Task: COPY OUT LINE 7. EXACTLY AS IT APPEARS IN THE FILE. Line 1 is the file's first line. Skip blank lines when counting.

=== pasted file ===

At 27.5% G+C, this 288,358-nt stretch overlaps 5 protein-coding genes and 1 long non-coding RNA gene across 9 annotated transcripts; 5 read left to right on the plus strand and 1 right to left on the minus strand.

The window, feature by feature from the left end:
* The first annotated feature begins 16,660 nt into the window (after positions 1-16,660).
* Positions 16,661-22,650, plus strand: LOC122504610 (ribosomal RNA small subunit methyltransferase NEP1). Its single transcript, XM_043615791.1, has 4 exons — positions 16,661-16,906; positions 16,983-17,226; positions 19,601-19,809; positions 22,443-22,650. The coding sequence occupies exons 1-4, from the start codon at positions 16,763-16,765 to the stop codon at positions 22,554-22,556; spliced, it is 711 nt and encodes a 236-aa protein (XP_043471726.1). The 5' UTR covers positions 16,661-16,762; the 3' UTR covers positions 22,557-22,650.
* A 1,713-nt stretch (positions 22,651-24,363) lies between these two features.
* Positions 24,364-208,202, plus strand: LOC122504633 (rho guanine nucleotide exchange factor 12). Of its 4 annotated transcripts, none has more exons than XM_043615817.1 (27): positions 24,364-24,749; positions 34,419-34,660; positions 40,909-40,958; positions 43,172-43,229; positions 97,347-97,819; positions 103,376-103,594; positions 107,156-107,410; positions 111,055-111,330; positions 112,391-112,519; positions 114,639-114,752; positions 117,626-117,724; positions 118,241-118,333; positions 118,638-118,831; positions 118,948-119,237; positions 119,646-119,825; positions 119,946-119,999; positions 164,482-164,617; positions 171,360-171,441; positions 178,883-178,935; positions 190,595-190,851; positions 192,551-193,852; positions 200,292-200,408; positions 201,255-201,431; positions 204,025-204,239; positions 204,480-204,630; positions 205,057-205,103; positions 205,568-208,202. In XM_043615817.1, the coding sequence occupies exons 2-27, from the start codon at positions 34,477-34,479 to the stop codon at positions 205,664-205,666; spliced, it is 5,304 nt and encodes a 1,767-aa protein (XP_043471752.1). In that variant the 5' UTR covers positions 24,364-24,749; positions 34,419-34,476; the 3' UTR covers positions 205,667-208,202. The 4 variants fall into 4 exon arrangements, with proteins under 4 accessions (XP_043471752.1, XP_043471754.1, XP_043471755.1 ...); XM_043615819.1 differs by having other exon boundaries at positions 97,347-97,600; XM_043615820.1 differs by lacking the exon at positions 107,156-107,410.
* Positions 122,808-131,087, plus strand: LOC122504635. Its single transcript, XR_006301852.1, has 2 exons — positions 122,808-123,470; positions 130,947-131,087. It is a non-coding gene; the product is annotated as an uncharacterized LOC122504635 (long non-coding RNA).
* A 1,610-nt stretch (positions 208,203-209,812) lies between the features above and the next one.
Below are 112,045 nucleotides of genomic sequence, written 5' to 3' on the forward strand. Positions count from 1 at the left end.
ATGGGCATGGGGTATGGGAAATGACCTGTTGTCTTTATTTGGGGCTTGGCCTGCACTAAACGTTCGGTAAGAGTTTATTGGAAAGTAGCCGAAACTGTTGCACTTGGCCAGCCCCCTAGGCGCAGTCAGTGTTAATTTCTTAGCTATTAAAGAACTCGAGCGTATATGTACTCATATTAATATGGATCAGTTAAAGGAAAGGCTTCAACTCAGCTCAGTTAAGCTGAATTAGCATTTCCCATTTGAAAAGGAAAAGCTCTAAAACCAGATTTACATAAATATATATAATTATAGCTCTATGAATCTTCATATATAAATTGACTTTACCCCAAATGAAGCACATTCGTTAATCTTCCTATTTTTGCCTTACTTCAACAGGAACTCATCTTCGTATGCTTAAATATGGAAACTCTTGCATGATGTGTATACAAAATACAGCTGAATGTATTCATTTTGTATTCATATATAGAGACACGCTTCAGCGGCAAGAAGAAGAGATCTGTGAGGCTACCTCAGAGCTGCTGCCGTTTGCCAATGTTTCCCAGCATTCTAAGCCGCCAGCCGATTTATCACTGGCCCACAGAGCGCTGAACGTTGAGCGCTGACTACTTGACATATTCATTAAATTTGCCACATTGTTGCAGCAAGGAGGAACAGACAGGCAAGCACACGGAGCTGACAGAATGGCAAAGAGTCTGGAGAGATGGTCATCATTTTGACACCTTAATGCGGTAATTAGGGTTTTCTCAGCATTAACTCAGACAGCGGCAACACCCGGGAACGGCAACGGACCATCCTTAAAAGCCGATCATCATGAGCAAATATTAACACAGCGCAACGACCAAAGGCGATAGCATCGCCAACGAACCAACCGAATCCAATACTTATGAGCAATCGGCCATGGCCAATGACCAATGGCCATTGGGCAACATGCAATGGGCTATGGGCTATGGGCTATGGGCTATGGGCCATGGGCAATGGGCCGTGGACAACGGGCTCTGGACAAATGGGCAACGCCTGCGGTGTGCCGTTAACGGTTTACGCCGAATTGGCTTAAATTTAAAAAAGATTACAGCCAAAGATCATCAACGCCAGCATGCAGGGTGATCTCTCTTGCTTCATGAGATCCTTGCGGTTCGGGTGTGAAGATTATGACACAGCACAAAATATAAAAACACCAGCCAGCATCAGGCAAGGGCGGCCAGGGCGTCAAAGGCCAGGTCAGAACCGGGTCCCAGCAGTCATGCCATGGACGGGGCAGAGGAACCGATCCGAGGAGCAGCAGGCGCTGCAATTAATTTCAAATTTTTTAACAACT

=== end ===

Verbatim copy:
* Positions 122,808-131,087, plus strand: LOC122504635. Its single transcript, XR_006301852.1, has 2 exons — positions 122,808-123,470; positions 130,947-131,087. It is a non-coding gene; the product is annotated as an uncharacterized LOC122504635 (long non-coding RNA).